Study on Different Nectar Rich Flowering Plants of Few Butterfly Species at Different Habitats in Pjtsau Campus Rajendranagar, Hyderabad, India

Shirisha, V. *

Department of Entomology, College of Agriculture, PJTSAU, Rajendranagar, Hyderabad. India.

Sunitha, V.

AINP on Vertebrate Pest Management, Rajendranagar, Hyderabad. India.

Ravinder Reddy, V.

AINP on Vertebrate Pest Management, Rajendranagar, Hyderabad. India.

Srinivasa Chary, D.

College of Agriculture, Rajendranagar, Hyderabad. India.

*Author to whom correspondence should be addressed.


Abstract

The present study was conducted to investigate the different nectar rich flowering plants of few butterfly species at various habitats in PJTSAU campus, Rajendranagar, Hyderabad during the period from October 2022 to March 2023. The study was conducted in agricultural fields (college farm, student farm and Agricultural Research Institute (ARI)), open scrub areas, Agri biodiversity park (ABP) and botanical garden. To record the nectar plants of few butterfly species, systematic field survey through transact walk was conducted by employing visual count method (VCM) in various habitats. A total of 37 flowering plant species belongs to 20 families were visited by butterflies during the study period. Interestingly, flowering trees found to have contributed more (27.03%) followed by weeds (24.32%), cultivable crops (16.22%), herbs and shrubs with same contribution (13.51%) and the least contribution was found to have recorded with climbers (5.41%). Among the 20 families, Asteraceae (6 plant species) and Fabaceae (6 plant species) families with Yellow, white and pink colored flowers were visited more often for nectar collection. It could help to understand the locally available flora with different flower colors as source of food for few butterfly species and emphasized the need of herbaceous flora conservation to restore native butterfly species in various habitats.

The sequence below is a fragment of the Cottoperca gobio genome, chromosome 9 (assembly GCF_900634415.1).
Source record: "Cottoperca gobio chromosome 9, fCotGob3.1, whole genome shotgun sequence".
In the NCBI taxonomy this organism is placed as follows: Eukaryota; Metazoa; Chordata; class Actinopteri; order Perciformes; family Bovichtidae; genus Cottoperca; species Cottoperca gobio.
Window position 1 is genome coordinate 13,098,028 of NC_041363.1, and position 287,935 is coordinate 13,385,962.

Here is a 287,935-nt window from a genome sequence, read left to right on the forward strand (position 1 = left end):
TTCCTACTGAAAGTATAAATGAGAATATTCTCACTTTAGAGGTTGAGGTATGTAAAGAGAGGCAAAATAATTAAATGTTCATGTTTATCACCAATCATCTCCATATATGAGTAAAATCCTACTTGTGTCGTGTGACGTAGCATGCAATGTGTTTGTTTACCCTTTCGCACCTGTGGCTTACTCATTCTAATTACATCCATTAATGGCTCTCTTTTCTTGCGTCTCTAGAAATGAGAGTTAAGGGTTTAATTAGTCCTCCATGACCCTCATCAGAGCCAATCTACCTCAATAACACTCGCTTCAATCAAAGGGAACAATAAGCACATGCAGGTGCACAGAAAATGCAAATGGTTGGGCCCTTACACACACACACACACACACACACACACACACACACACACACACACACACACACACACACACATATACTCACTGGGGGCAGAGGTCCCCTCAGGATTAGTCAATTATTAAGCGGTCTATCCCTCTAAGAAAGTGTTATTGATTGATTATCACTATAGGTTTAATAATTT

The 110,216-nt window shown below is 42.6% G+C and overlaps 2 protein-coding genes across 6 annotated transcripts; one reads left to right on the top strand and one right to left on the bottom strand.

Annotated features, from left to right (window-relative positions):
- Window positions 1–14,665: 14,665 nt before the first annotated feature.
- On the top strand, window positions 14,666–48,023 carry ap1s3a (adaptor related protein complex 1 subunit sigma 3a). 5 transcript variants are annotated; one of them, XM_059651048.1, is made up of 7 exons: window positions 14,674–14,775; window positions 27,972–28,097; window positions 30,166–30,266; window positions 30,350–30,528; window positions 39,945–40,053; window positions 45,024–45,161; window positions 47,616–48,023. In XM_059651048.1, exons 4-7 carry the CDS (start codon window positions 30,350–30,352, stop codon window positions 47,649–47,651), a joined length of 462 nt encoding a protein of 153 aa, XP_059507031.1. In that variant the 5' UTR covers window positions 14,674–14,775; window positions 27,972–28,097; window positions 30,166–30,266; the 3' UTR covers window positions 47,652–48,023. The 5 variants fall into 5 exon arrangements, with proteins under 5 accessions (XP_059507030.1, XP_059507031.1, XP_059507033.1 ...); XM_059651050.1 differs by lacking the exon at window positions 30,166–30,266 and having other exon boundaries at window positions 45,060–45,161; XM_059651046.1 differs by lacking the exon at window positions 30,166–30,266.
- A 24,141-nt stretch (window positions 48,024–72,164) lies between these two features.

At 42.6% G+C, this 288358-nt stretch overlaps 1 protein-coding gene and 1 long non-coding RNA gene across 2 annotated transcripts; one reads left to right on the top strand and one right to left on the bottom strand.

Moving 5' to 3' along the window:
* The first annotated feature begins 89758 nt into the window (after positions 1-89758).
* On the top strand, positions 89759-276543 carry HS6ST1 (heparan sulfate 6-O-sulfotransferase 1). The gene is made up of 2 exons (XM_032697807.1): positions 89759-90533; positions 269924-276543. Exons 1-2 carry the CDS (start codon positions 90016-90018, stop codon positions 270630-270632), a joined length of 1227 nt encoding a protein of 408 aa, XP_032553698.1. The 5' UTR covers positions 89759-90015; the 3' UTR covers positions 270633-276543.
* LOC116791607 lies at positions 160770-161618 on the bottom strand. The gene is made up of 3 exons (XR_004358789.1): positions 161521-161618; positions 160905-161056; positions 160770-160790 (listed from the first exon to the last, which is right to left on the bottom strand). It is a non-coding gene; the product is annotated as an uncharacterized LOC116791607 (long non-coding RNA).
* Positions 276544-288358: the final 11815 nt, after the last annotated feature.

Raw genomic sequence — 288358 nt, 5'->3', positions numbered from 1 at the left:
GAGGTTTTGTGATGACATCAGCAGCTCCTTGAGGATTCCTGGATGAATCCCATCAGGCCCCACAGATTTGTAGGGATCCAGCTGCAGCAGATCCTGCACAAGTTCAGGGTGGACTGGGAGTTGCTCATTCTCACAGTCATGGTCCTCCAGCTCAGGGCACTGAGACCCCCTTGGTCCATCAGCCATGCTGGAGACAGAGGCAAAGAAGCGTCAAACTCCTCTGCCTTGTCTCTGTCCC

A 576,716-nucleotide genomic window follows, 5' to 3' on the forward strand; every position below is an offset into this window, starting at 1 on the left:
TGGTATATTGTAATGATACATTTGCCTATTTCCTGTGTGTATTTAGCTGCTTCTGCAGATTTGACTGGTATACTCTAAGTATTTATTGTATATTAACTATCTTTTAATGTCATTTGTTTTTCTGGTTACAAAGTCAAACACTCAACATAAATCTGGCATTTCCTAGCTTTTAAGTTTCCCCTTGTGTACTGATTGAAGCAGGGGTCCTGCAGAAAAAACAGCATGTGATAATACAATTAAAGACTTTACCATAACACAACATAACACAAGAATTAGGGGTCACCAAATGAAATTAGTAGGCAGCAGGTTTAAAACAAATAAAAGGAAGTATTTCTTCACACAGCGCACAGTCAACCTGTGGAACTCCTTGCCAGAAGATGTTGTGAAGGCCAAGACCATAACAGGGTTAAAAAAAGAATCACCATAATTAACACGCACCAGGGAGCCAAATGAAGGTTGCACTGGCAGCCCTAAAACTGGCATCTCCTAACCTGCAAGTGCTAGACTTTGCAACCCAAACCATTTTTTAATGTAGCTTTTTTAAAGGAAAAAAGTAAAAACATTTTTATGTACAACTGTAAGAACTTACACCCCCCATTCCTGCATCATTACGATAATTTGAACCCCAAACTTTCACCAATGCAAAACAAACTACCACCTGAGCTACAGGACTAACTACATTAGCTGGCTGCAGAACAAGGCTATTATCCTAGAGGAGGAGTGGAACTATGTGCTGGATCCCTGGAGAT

Keywords: Butterfly species, nectar plants, PJTSAU campus, agricultural fields, agri-biodiversity park (ABP), open scrub areas, Botanical garden


How to Cite

Shirisha, V., Sunitha, V., Ravinder Reddy, V., & Srinivasa Chary, D. (2024). Study on Different Nectar Rich Flowering Plants of Few Butterfly Species at Different Habitats in Pjtsau Campus Rajendranagar, Hyderabad, India. International Journal of Environment and Climate Change, 14(2), 363–373. https://doi.org/10.9734/ijecc/2024/v14i23951

Downloads

Download data is not yet available.

References

Sharma, M and Sharma, N. Nectar resource use by Butterflies in Gir Wildlife Sanctuary, Sasan, Gujarat. Biological Forum. 2013;5(2): 56-63.

Feltwell J. The Natural History of Butterflies. Groom Helem Ltd., Provident House, Bureel Row. Beckenham Kent. 1986;130-135.

Kumar PMPM, Hosetti BB, Poomesha HC, Gowda RHT. Butterflies of the Tiger-Lion Safari, Thyavarekoppa, Shimoga, Karnataka. Zoo’s Print J. 2007;22(8):2805

Tudor O, Dennis RLH, Davies JNG, Sparks TH. Flower preferences of woodland butterflies in the UK; nectaring specialists are species of conservation concern. Biol. Conserve. 2004;119:397-403.

Opler PA, Krizek GO. Butterflies east of the Great Plains: an illustrated natural history. 1984;273-279.

Kunte, K. India, a life Scape: Butterflies of peninsular India. Universities Press. 2000;254.

Dafni A. Pollination ecology: A practical approach. Oxford University Press. 1992;229.

Ehrlich PR, Raven PH. Butterflies and plants: A study in conservation. Evolution. 1964;18(4):586-608.